But House Finance Committee Chairwoman Sylvia Luke complained to Espinda earlier this month that the consultant has not been listening to lawmakers’ suggestions for the planned new jail.

For example, House Public Safety Committee Chairman Gregg Takayama said the search has been limited to sites that are 20 acres or larger, when Takayama said the state should also look at smaller sites where a high-rise jail might be built.

“To me, it seems it eliminates a lot of potential sites,” Takayama told the committee. He suggested the department might want to look at land next to the Federal Detention Center near Honolulu airport.

Luke said she told the consultant that the correctional system needs to address overcrowding by working with prosecutors and the judiciary to reduce the number of homeless and poor people who are stuck in Hawaii jails because they cannot pay their bail. If the state does that, then “there is no overcrowding,” Luke said.

However, she said the consultant ignored her, and Luke reminded Espinda at a recent hearing that he must win the approval of her committee and other lawmakers to build a replacement for OCCC.

“So, just kind of take a wild guess, what do you think is going to happen to your request if the consultants that you hire pretty much ignore (other lawmakers) … and ignore everything that I said, and you just come up with the original assessment of what you wanted to do?” Luke asked Espinda. “So, take a guess.”

Last week Takayama added to the uncertainty by proposing an entirely new approach.

Takayama is now suggesting the state build a 2,500-bed prison on state land near the Waiawa Correctional Facility in Central Oahu. The state could then convert Halawa Correctional Facility into a jail to replace OCCC, and the new prison would provide enough new bed space to return nearly 1,400 Hawaii inmates now housed on the mainland.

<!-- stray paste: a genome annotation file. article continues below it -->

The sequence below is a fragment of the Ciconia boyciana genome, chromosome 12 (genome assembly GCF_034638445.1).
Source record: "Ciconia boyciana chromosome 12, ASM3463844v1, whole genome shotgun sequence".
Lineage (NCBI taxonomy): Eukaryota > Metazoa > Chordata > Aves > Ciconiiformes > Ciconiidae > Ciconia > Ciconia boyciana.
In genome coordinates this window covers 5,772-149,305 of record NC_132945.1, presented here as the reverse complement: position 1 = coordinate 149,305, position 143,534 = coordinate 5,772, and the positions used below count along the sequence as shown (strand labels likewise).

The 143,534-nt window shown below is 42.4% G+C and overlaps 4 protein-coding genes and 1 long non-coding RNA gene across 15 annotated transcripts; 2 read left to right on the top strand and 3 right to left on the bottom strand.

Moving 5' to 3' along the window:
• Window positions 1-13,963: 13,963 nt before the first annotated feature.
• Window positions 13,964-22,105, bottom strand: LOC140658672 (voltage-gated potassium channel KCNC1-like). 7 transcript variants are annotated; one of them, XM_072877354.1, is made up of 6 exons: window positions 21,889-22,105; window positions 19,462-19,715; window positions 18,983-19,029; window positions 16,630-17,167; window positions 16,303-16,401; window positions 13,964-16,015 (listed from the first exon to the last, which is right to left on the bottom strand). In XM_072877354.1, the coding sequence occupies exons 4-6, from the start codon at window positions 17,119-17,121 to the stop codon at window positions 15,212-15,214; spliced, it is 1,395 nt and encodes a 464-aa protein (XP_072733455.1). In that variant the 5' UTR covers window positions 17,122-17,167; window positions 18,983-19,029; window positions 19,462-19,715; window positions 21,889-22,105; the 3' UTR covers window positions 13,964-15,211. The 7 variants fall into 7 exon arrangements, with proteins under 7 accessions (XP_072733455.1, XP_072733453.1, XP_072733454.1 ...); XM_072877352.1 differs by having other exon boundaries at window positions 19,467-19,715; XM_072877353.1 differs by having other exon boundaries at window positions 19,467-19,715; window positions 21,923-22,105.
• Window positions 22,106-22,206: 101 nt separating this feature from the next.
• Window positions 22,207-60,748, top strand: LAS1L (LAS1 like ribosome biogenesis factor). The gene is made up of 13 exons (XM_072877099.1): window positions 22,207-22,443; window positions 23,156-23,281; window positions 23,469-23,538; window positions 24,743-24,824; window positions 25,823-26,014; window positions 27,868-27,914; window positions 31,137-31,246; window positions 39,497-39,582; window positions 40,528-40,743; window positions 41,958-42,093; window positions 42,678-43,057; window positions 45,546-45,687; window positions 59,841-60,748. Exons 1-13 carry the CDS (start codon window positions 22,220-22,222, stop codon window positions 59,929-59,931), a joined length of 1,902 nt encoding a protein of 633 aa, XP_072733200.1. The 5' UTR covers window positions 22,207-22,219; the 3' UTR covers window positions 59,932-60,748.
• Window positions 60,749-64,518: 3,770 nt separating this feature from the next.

Espinda floated a similar proposal last September, although he did not mention Waiawa specifically. However, dramatically changing the larger jail plan casts doubt on the current planning effort under the $5.3 million contract with Architects Hawaii.

Espinda said that if lawmakers change direction and adopt Takayama’s idea for replacing OCCC, the state can always stop work and spending under the contract with Architects Hawaii.

State Sen. Clarence Nishihara, chairman of the Senate Committee on Public Safety, Intergovernmental and Military Affairs, said Takayama’s idea “is news to me,” adding, “I think it’s discussions that we all need to have because I think at some point, they would like to bring back the inmates that are currently housed in Arizona, because that is a cost to the state.”

There are others who don’t consider prison and jail construction the answer to the problems in Hawaii’s correctional system.

Mateo Caballero, legal director of the ACLU of Hawaii, said the state must immediately address prison and jail overcrowding, but “newer and bigger facilities are not necessarily a long-term solution … Instead, the state needs to address the root cause of overcrowding, which is overincarceration.”

“As we debate the plans for OCCC and make a new master plan, with hundreds of millions of dollars to be invested down the line, we should be thinking about comprehensively reforming the failed policies that got us here in the first place — policies like tackling the complex issue of homelessness with the blunt tools of criminalization and incarceration,” Caballero said in a written statement.

For example, Caballero pointed to an effort in New Jersey to shift to a bail system based on a prisoner’s risk of fleeing, rather than on the prisoner’s ability to put up a sum of cash.

“This move ensures that poor people do not end up in jail simply because they cannot afford bail. It is these types of reforms — and not simply updating a master plan or building larger jails — that ultimately will address the problem of overcrowding in Hawaii,” Caballero said.